Monday, October 5, 2009

Just imagine what life would've been like if Hammie had gotten his way 17 yrs ago, today!

De Parrot: Forgetfulness tends to become an integral part of life. Just ask Hammie, he always forget to clean the City and to pay the workers. Well I ain’t reached that stage yet; I could still remember when and how things happened. I can remember exactly what happened on this day seventeen years ago in my community.

The day began with cautious peacefulness. It remained like that for most of the day; people cautious, but peaceful. They came out very early to vote. It was the ballot of a lifetime; change beckoned. The vast majority wanted it. Some others, like Hammie and his cabal, didn’t. Long lines meandered around polling places. People felt good on being able to freely cast a ballot. They were confident their votes would have counted. This freeness to so vote was because Uncle Jimmy and his team from his Centre were watching. They watched closely.

Uncle Cheddi and his Party worked for years for such a day to dawn. They also worked hard for Uncle Jimmy’s team to be present. Uncle Desi, the Prezie then, was forced to accept. Remember when he had said he would dedicate his life to ensure that Uncle Cheddi never become Prezie? Well he had to eat his words after. Hammie never wanted to accept Uncle Jimmy’s team. He and his henchmen had other ideas.

As the end of the day neared, plenty confusion broke out in GT after Hammie’s loyalists claimed that they were not allowed to cast their ballot. This was just an excuse to create mayhem. The peace that prevailed earlier was threatened. Uncle Desi extended the deadline for the ballot-casting. More confusion. Some in charge of the polling booths didn’t know in other parts of this big country, so they closed up at the time agreed to prior. While they may not have known, some who turned up after the original closing time and claimed they came to vote, knew.

If your memory is not as bad as Hammie’s, you would remember that them days ain’t had cell phones. Even electricity was scarce. So when the sun downed, things got more scary. At the place of poll where I was, plenty people who voted already for Hammie’s Party, turned up to vote again. They cited Uncle Desi’s extension. The officer in charge didn’t know. Remember no cell phones or communication devices were in possession. A dangerous situation brewed as the only candle was about to burn out.

They unruly crowd advanced menacingly up the very long stairs. The only policeman on duty was unarmed. He looked at the staff as if he was instructing them to jump twenty feet down to avoid the gang. Fortunately, more police came. The gang scooted. The policemen said GT was in chaos. People were looting. Uncle Jimmy and others, including Freddie, were basically trapped in the Elections head office due to Hammie’s supporters including the looters. The looters ran to the House of Freedom in Robb Street. Uncle Desi eventually sent the soldiers to protect the occupants there.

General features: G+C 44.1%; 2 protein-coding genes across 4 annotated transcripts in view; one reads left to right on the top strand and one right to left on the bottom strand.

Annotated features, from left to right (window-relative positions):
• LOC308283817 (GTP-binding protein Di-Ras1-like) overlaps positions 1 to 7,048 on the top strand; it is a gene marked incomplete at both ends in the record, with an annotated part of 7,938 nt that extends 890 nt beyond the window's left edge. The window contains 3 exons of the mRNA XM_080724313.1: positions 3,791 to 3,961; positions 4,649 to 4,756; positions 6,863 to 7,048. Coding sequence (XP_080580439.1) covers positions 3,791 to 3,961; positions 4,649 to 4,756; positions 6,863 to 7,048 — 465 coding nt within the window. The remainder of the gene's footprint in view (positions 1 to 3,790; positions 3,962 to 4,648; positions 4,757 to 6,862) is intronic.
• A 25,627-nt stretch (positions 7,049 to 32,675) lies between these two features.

The freedom and change that everybody, including Freddie, woke up that morning expecting, was now severely under threat. To make matters worse, sometime later that night without the votes finished counting and Uncle Jimmy pronouncing, Hammie announced that his Party had won. One man, a big man, drop down with heart attack. He later survived. He said he would have preferred the heart attack than to endure Hammie’s Party again. Hammie continued to talk on the radio. He said Uncle Desi was a school boy and should go back to school.

He called Uncle Desi a school boy because the Prezie caved in to pressure to have Uncle Jimmy present. Uncle Desi was worried, but didn’t give in to Hammie. He was worried that if he had to go back to school, where would he find uniform to fit him, and that he wasn’t accustomed to catching public transportation which was only two buses then. The looting continued just as Hammie continued to “school-boy” Uncle Desi. One man was seen running gleefully with two bales of toilet paper! Yes, he looted toilet paper. His photograph was big in the papers. It just showed how precious a commodity toilet paper was then. You forget the newspapers and feed bags?

Eventually, after much looting and chaos over the next day or so, Uncle Jimmy pronounced. He announced that Uncle Cheddi had won and that Uncle Desi will go into the Opposition. The country erupted in excitement. The changed had indeed happened. It wasn’t a dream. Hammie thought it was a dream. He never dreamt of being in the Opposition. He got his wishes a week or so after. Uncle Desi kicked him out of the Party. Uncle Desi took umbrage at the “school-boy” talk.

So whenever this October 5th day comes around, my memory remembers the events seventeen years back. I remember that if it wasn’t for Uncle Cheddi and his Party’s vigilance and if Hammie had had his way, the freedom and change that came with that day would have remained a dream and Uncle Desi would have been forced back to school. These memories should not be forgotten. If it wasn’t for that day, Freddie and his cohorts wouldn’t be basking in the freedom of expression they now enjoy. Right Freddie?


  1. Those were the sweet sweet days of Guyana. The ones Trotman, Corbin et al are longing for. The return of such greatness is what they are working for.

  2. We have to make sure that we manage this country in the interest of all of our people regardless of political affiliation, regardless of religion, regardless of race and the PPP/C govt recognizes this fact because this is the only true path to development. Had Hammie gotten his way Guyana would have been in a dilapidated state.